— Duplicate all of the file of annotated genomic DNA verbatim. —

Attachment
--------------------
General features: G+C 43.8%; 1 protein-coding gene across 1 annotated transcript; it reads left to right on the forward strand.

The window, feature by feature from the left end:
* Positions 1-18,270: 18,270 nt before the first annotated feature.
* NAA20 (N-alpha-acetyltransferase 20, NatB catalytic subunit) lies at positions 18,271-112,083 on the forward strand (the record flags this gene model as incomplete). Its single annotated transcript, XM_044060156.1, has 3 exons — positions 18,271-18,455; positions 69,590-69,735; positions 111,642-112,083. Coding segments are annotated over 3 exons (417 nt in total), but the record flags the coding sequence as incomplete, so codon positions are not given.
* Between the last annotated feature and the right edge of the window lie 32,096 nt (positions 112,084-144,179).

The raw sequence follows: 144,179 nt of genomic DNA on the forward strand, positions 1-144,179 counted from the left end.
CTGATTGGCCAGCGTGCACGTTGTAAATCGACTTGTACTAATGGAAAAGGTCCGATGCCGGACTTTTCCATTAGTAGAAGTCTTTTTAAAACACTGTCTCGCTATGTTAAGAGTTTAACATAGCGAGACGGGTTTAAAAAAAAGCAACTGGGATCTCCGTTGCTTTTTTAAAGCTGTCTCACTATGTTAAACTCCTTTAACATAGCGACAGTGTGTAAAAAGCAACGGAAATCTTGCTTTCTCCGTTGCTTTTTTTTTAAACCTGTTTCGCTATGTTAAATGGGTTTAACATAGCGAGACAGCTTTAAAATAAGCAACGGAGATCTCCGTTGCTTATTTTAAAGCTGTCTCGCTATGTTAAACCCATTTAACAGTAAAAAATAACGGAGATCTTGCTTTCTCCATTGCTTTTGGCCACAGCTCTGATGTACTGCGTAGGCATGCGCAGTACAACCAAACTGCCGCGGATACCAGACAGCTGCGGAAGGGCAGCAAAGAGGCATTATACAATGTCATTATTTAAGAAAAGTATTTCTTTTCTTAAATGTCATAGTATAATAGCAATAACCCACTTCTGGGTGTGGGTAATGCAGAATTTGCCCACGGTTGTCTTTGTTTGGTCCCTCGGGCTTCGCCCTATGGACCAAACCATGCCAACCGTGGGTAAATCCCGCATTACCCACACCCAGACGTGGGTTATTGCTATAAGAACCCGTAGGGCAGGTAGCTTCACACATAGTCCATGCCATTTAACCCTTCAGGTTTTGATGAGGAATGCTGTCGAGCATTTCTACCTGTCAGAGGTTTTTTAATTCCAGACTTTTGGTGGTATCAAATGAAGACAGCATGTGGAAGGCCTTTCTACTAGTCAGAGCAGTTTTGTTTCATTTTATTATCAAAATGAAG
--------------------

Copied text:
General features: G+C 43.8%; 1 protein-coding gene across 1 annotated transcript; it reads left to right on the forward strand.

The window, feature by feature from the left end:
* Positions 1-18,270: 18,270 nt before the first annotated feature.
* NAA20 (N-alpha-acetyltransferase 20, NatB catalytic subunit) lies at positions 18,271-112,083 on the forward strand (the record flags this gene model as incomplete). Its single annotated transcript, XM_044060156.1, has 3 exons — positions 18,271-18,455; positions 69,590-69,735; positions 111,642-112,083. Coding segments are annotated over 3 exons (417 nt in total), but the record flags the coding sequence as incomplete, so codon positions are not given.
* Between the last annotated feature and the right edge of the window lie 32,096 nt (positions 112,084-144,179).

The raw sequence follows: 144,179 nt of genomic DNA on the forward strand, positions 1-144,179 counted from the left end.
CTGATTGGCCAGCGTGCACGTTGTAAATCGACTTGTACTAATGGAAAAGGTCCGATGCCGGACTTTTCCATTAGTAGAAGTCTTTTTAAAACACTGTCTCGCTATGTTAAGAGTTTAACATAGCGAGACGGGTTTAAAAAAAAGCAACTGGGATCTCCGTTGCTTTTTTAAAGCTGTCTCACTATGTTAAACTCCTTTAACATAGCGACAGTGTGTAAAAAGCAACGGAAATCTTGCTTTCTCCGTTGCTTTTTTTTTAAACCTGTTTCGCTATGTTAAATGGGTTTAACATAGCGAGACAGCTTTAAAATAAGCAACGGAGATCTCCGTTGCTTATTTTAAAGCTGTCTCGCTATGTTAAACCCATTTAACAGTAAAAAATAACGGAGATCTTGCTTTCTCCATTGCTTTTGGCCACAGCTCTGATGTACTGCGTAGGCATGCGCAGTACAACCAAACTGCCGCGGATACCAGACAGCTGCGGAAGGGCAGCAAAGAGGCATTATACAATGTCATTATTTAAGAAAAGTATTTCTTTTCTTAAATGTCATAGTATAATAGCAATAACCCACTTCTGGGTGTGGGTAATGCAGAATTTGCCCACGGTTGTCTTTGTTTGGTCCCTCGGGCTTCGCCCTATGGACCAAACCATGCCAACCGTGGGTAAATCCCGCATTACCCACACCCAGACGTGGGTTATTGCTATAAGAACCCGTAGGGCAGGTAGCTTCACACATAGTCCATGCCATTTAACCCTTCAGGTTTTGATGAGGAATGCTGTCGAGCATTTCTACCTGTCAGAGGTTTTTTAATTCCAGACTTTTGGTGGTATCAAATGAAGACAGCATGTGGAAGGCCTTTCTACTAGTCAGAGCAGTTTTGTTTCATTTTATTATCAAAATGAAG